I picked this up because I love Holly Black’s faerie stories, I was sick, too tired of looking at a screen to write more, but not willing to get lost in a novel that would take me away from my words for too long.
I liked how it was written to the sister, how the “stories” were interspersed with the narrative, and enjoyed being back in the realm of the fair folk.
However, it almost felt like a summary of Cruel Prince from Taryn’s point of view as opposed to the love/horror story apology I wanted it to be.
Every time Taryn spoke of jealousy, I felt a little of it. Not for a lover, but for the ability to be able to have enough of a fan base to write and sell a companion novella like this, one wholly dependent on readers knowing what happened in book 1 and already knowing and loving the world.
Now that I’ve admitted my jealousy to the internet, I’ll put it aside and go to sleep.
Tomorrow, I’ll get up and I go to work at my paying job and I’ll write on my breaks and at night when I should be sleeping. I’ll focus on the little step I won and keep writing for another.
This week, I attended my first two book-related events as an author: a book talk / signing at Jabberwocky Books and the Merrimack Valley Halloween Book Festival.
For someone with lots of social anxiety, planning, committing too, and/or attending events is no small feat, but somehow, I managed to set up a launch event and sign up for a book festival.
After convincing myself that one event or another wasn’t going to happen, they did. I did my talk and signing at Jabberwoky. I sold books at the festival.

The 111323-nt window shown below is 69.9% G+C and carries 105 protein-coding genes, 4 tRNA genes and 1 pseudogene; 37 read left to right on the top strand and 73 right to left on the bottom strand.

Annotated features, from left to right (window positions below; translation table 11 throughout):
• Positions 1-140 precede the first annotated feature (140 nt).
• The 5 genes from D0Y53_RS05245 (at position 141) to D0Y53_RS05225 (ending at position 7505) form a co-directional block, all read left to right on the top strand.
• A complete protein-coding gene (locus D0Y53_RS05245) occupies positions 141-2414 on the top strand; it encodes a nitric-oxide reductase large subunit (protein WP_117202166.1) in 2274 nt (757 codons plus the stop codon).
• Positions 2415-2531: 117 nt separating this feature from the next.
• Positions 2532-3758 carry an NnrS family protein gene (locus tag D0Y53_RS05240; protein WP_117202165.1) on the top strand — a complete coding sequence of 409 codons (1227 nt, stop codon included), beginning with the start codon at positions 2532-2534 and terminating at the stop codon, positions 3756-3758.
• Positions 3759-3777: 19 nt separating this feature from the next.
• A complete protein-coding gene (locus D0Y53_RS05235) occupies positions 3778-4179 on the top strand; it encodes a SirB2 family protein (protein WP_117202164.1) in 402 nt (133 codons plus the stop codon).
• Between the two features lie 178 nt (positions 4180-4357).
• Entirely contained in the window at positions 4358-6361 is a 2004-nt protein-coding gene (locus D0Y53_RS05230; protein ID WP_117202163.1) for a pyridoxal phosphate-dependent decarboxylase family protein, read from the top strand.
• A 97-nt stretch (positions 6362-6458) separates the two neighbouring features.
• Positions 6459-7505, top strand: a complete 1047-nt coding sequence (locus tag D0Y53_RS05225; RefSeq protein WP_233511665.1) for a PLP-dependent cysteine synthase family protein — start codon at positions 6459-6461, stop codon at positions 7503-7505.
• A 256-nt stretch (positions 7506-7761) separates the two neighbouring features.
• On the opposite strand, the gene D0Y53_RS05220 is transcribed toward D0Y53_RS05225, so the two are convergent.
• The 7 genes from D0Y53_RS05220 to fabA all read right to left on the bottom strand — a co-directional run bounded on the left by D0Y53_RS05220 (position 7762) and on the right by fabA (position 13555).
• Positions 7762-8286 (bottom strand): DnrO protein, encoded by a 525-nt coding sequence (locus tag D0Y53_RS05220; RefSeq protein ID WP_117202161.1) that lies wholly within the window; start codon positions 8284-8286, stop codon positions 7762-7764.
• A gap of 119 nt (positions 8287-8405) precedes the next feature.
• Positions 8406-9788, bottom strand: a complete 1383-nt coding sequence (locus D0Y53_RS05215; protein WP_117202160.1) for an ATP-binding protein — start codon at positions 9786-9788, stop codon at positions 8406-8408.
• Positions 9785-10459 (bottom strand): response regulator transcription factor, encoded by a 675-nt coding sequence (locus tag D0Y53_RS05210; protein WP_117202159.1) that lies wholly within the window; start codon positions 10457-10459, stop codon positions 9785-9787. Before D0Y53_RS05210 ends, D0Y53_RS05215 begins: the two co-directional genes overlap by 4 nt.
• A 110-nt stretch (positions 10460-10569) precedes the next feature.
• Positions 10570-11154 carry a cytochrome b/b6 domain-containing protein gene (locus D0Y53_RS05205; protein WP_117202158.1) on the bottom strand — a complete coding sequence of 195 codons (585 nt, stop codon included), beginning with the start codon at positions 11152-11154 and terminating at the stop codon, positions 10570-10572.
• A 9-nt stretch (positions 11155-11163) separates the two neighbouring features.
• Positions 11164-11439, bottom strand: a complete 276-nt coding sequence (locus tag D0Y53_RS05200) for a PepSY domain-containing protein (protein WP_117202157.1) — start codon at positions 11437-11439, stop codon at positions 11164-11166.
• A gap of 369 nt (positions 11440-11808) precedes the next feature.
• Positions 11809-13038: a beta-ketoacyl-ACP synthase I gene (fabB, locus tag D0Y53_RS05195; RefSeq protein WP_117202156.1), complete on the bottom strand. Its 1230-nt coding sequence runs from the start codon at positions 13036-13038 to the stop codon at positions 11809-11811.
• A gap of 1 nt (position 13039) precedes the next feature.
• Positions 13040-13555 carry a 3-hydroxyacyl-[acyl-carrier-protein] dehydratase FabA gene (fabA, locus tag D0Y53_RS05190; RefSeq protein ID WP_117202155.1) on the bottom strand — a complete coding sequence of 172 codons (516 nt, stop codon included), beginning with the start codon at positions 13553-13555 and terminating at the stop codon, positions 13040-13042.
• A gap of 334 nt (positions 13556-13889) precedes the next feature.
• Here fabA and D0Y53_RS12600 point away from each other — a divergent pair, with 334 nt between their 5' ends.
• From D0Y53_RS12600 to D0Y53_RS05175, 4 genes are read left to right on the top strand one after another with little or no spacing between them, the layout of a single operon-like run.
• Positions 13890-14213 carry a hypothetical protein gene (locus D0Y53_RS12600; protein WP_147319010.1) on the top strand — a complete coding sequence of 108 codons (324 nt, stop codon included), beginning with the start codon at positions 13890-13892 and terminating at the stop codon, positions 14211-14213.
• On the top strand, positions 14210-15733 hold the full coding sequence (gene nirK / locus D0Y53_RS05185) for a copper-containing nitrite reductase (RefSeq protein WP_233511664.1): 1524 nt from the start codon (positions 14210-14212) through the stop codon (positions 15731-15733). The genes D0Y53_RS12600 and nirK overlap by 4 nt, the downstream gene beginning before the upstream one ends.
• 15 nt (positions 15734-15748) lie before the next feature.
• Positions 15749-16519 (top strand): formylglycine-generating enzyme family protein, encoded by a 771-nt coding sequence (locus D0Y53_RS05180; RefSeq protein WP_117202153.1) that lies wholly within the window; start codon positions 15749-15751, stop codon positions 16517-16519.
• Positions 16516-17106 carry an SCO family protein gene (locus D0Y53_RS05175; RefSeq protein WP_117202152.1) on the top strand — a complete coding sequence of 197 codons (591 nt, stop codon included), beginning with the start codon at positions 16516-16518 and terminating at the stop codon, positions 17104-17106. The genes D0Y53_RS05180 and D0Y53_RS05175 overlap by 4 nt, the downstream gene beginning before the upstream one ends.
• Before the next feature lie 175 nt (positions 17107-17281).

I learned a few things.
For first time authors, launch events are really for family and friends. Unless you have a fascinating non-fiction topic people want to learn about, if they don’t know who you are, they are probably not going to take time out of their Friday night to listen to you talk about your book. That’s my theory, anyway.
On the other hand, my family and friends showed. They were super excited to be there, to have me sign a copy of Power Surge, and to congratulate me. I was the only one that seemed disappointed that there weren’t any “strangers” in the audience.
It is a lot easier to stand at a podium and talk to strangers than it is to talk to people I know.
The book festival wasn’t any different than the craft fairs I attended back when I sold sea glass jewelry. A lot of people attended, but there were also a lot of vendors. People walked by the table, picked up books, said good things about them, and walked away, saying they needed to look more before buying.
90% of people who say they will or might come back do not.
I brought about fifty copies of Power Surge and sold three. I brought ten copies of Drabbledark and sold four. At craft fairs, I’d have at least fifty pieces of jewelry, and I’d sell somewhere between four and ten pieces.
I made some mistakes:
As usual, I left something I needed at home.
I arrived at the venue with just enough time to set up, but not enough time to take a breath between set up and people walking in.
I had to make three trips to the car because I brought too much and it wasn’t packed up efficiently.
These three mistakes are ones I made early in my craft fair and flea market days.
It wasn’t all a disaster. I remebered to get plenty of one dollar bills, so I could make change. I brought snacks, and ALL the pens and sharpie I needed.